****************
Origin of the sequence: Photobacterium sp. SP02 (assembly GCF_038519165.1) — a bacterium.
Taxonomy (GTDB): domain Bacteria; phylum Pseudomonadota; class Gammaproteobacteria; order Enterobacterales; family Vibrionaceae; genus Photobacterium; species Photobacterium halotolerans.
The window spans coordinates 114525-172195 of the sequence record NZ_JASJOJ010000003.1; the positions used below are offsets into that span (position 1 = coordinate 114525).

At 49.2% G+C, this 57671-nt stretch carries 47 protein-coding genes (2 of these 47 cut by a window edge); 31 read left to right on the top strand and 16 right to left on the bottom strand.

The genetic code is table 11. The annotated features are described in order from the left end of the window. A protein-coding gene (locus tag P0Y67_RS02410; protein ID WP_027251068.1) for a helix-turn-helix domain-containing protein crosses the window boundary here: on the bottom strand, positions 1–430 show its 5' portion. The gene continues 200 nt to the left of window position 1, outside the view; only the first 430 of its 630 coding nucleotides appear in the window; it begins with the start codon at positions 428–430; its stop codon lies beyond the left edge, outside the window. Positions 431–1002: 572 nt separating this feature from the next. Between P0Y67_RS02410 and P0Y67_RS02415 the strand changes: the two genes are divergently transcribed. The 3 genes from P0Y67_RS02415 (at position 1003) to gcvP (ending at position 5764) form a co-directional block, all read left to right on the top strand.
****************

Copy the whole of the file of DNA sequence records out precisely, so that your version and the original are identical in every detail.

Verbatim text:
Origin of the sequence: Photobacterium sp. SP02 (assembly GCF_038519165.1) — a bacterium.
Taxonomy (GTDB): domain Bacteria; phylum Pseudomonadota; class Gammaproteobacteria; order Enterobacterales; family Vibrionaceae; genus Photobacterium; species Photobacterium halotolerans.
The window spans coordinates 114525-172195 of the sequence record NZ_JASJOJ010000003.1; the positions used below are offsets into that span (position 1 = coordinate 114525).

At 49.2% G+C, this 57671-nt stretch carries 47 protein-coding genes (2 of these 47 cut by a window edge); 31 read left to right on the top strand and 16 right to left on the bottom strand.

The genetic code is table 11. The annotated features are described in order from the left end of the window. A protein-coding gene (locus tag P0Y67_RS02410; protein ID WP_027251068.1) for a helix-turn-helix domain-containing protein crosses the window boundary here: on the bottom strand, positions 1–430 show its 5' portion. The gene continues 200 nt to the left of window position 1, outside the view; only the first 430 of its 630 coding nucleotides appear in the window; it begins with the start codon at positions 428–430; its stop codon lies beyond the left edge, outside the window. Positions 431–1002: 572 nt separating this feature from the next. Between P0Y67_RS02410 and P0Y67_RS02415 the strand changes: the two genes are divergently transcribed. The 3 genes from P0Y67_RS02415 (at position 1003) to gcvP (ending at position 5764) form a co-directional block, all read left to right on the top strand.